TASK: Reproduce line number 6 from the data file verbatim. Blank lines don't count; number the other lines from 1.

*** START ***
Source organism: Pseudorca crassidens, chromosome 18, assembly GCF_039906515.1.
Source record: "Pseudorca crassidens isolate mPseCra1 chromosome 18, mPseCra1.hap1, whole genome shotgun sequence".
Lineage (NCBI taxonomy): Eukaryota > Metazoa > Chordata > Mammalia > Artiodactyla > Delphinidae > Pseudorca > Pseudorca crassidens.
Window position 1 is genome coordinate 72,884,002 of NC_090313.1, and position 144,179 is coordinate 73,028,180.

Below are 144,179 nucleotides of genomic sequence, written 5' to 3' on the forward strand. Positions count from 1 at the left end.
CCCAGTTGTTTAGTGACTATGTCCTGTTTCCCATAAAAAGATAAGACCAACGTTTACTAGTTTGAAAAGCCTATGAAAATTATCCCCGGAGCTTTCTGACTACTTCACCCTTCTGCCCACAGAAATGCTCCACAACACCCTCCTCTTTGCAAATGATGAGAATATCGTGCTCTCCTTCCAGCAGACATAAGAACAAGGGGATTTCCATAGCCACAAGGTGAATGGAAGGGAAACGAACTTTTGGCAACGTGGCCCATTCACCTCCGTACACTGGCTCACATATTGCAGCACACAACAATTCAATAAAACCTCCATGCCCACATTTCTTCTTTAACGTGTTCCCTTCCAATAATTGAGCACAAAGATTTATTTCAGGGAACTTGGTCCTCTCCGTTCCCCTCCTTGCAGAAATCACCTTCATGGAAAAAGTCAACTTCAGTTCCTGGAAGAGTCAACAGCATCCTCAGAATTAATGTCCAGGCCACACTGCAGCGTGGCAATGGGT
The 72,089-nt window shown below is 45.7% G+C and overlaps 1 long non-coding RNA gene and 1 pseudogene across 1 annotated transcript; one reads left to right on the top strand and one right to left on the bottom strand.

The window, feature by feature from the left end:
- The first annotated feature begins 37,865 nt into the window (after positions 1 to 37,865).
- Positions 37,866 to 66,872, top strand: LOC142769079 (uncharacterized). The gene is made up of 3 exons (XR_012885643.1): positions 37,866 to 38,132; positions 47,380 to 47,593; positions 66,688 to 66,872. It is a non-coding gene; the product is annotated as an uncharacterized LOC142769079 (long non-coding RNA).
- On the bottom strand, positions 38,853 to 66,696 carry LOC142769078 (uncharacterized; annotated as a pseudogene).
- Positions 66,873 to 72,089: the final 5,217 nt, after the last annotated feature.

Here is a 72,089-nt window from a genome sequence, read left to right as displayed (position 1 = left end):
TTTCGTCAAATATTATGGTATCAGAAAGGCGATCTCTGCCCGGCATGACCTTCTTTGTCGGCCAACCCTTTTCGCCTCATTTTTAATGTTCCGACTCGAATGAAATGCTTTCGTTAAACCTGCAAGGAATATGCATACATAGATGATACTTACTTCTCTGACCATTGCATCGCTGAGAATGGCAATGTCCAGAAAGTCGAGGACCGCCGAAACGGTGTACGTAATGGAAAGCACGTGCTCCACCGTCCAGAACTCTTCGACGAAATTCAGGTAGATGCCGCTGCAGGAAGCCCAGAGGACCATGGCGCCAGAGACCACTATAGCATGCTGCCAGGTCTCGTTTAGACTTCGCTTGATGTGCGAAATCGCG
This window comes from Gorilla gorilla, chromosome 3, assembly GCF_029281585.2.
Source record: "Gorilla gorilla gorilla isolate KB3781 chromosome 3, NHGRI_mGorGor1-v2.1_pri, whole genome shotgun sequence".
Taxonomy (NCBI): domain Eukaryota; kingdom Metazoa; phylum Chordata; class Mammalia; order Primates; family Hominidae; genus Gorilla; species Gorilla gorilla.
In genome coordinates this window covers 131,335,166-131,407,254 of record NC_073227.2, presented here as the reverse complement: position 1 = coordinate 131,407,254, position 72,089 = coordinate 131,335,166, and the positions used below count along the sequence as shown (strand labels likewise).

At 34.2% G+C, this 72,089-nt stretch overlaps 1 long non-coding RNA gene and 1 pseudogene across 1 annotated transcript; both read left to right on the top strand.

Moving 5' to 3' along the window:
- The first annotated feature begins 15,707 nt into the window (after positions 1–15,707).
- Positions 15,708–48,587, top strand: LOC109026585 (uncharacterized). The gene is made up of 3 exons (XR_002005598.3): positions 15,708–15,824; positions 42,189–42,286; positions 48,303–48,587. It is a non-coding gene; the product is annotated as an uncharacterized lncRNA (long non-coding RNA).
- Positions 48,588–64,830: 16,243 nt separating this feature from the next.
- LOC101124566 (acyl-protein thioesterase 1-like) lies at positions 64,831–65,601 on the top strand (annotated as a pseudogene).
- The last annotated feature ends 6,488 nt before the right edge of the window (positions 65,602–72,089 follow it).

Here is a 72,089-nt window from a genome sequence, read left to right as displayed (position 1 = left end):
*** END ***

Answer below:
CCCAGTTGTTTAGTGACTATGTCCTGTTTCCCATAAAAAGATAAGACCAACGTTTACTAGTTTGAAAAGCCTATGAAAATTATCCCCGGAGCTTTCTGACTACTTCACCCTTCTGCCCACAGAAATGCTCCACAACACCCTCCTCTTTGCAAATGATGAGAATATCGTGCTCTCCTTCCAGCAGACATAAGAACAAGGGGATTTCCATAGCCACAAGGTGAATGGAAGGGAAACGAACTTTTGGCAACGTGGCCCATTCACCTCCGTACACTGGCTCACATATTGCAGCACACAACAATTCAATAAAACCTCCATGCCCACATTTCTTCTTTAACGTGTTCCCTTCCAATAATTGAGCACAAAGATTTATTTCAGGGAACTTGGTCCTCTCCGTTCCCCTCCTTGCAGAAATCACCTTCATGGAAAAAGTCAACTTCAGTTCCTGGAAGAGTCAACAGCATCCTCAGAATTAATGTCCAGGCCACACTGCAGCGTGGCAATGGGT